The Titus convex mirror is a bit of a departure because of the shape. The shape replicates the look of 17th century Flemish frames. I covered the recessed areas with a fan-like pattern made of black Venetian rods.
This mirror is about 16 inches high and 14 inches wide.
It is in my studio until being shipped to one of my showrooms.
Jewelry for walls!
Antique reproduction Dutch Frame Hermanus Koekkoek the Elder, 19 century Dutch marine painting
Visitors to the Rijksmuseum in Amsterdam.
The Titus type of frames were the most common in the baroque Flanders/Netherlands of the seventeenth century, in which Protestantism was stripping away the excesses of Catholic decorative tradition. The straight lines of these frames were radically different from the voluptuous curves and gold of the high Baroque. The use of dark or ebonized woods in the making of the frames was the most popular in order to contrast with off white plaster walls that were meant to maximize interior light. Taxes were paid according to the size of the front of the house, which made homes narrower for a lower tax. Narrow homes meant that more natural light was needed so large windows added to the light that illuminated the interiors of Dutch buildings.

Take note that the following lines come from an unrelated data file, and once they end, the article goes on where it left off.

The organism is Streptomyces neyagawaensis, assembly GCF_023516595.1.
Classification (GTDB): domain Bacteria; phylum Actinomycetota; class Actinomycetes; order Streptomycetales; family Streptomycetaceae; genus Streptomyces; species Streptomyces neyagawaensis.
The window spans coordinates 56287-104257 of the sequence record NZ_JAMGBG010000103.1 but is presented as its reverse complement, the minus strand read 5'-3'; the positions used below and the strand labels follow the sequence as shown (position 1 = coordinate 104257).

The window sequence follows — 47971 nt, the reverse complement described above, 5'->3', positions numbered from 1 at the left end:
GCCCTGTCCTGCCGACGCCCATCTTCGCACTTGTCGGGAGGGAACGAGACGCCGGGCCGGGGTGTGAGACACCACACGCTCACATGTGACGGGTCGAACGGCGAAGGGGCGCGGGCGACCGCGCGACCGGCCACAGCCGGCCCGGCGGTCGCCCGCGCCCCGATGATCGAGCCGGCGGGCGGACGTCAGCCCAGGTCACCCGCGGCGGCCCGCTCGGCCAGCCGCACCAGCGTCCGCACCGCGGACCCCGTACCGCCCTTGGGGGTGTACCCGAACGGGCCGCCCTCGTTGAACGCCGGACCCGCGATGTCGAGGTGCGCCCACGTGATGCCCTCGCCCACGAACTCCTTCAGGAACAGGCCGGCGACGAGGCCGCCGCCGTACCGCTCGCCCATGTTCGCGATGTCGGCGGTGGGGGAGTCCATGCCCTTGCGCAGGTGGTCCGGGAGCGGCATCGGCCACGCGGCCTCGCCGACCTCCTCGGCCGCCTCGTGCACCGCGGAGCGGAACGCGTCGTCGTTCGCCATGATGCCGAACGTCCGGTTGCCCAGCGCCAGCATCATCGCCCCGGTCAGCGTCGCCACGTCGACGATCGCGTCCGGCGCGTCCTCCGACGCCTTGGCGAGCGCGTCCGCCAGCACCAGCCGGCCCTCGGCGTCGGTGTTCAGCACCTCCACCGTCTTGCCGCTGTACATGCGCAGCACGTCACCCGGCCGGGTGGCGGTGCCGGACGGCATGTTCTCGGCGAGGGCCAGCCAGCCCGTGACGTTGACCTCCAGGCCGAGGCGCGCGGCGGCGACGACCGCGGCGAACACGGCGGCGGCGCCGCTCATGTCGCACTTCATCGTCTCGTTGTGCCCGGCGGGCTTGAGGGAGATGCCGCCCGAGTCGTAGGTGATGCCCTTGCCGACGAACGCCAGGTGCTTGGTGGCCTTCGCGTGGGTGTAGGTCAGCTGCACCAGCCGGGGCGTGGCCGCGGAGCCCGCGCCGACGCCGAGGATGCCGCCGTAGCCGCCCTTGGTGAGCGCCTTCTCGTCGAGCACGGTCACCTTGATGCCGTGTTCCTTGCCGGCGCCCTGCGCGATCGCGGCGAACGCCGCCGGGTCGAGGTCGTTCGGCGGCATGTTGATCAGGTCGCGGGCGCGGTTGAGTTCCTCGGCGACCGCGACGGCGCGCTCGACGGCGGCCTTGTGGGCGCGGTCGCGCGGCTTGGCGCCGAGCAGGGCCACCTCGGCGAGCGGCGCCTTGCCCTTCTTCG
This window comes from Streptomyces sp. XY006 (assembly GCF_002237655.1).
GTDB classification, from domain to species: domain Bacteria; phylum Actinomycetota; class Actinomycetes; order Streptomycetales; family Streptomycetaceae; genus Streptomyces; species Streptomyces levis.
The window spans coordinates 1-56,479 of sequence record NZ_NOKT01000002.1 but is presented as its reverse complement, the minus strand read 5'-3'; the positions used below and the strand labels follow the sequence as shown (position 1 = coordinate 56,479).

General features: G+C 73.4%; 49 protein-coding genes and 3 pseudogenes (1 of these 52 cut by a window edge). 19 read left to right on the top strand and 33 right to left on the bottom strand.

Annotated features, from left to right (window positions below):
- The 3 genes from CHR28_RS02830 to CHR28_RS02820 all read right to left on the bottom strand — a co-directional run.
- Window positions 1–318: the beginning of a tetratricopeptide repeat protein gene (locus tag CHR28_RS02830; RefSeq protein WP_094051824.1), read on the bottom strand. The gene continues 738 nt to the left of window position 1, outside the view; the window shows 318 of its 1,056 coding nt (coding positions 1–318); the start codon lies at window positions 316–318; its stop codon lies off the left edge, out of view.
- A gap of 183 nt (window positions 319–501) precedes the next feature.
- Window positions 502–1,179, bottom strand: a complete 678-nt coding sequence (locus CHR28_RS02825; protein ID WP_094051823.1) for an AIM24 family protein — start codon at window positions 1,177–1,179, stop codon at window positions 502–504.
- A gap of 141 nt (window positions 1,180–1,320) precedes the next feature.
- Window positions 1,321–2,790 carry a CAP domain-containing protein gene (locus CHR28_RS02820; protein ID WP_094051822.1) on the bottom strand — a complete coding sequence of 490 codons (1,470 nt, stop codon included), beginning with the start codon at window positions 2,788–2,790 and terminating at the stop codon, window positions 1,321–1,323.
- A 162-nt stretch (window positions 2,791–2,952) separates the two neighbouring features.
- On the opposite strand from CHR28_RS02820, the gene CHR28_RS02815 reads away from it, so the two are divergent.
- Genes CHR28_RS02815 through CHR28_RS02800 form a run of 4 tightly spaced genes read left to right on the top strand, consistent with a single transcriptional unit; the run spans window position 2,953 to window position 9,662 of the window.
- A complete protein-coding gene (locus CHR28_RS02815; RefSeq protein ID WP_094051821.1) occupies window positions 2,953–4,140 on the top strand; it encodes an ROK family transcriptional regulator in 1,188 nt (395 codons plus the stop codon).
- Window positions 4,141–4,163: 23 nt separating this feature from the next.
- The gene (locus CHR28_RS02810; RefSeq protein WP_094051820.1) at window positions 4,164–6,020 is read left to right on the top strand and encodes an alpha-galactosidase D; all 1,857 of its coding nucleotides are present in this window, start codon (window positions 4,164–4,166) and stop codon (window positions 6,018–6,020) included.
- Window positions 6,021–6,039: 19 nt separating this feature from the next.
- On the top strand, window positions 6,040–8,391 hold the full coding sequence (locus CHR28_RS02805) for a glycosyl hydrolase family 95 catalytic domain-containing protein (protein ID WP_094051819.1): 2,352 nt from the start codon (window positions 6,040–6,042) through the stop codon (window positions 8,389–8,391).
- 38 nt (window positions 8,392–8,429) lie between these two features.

Currently, the value and appreciation of these frames are on the rise due to museums and important institutions flushing them out of people’s attics, with the aim of giving Dutch paintings the frames they would have had in the 16th/17th centuries.
Pieter Janssens Elinga, circa 1670. Dim Northern light made white walls and big windows a must in the Netherlands.
Rembrandt’s portrait of his son, Titus circa 1657.Early portrait of Rembrandt’s son Titus circa 1655.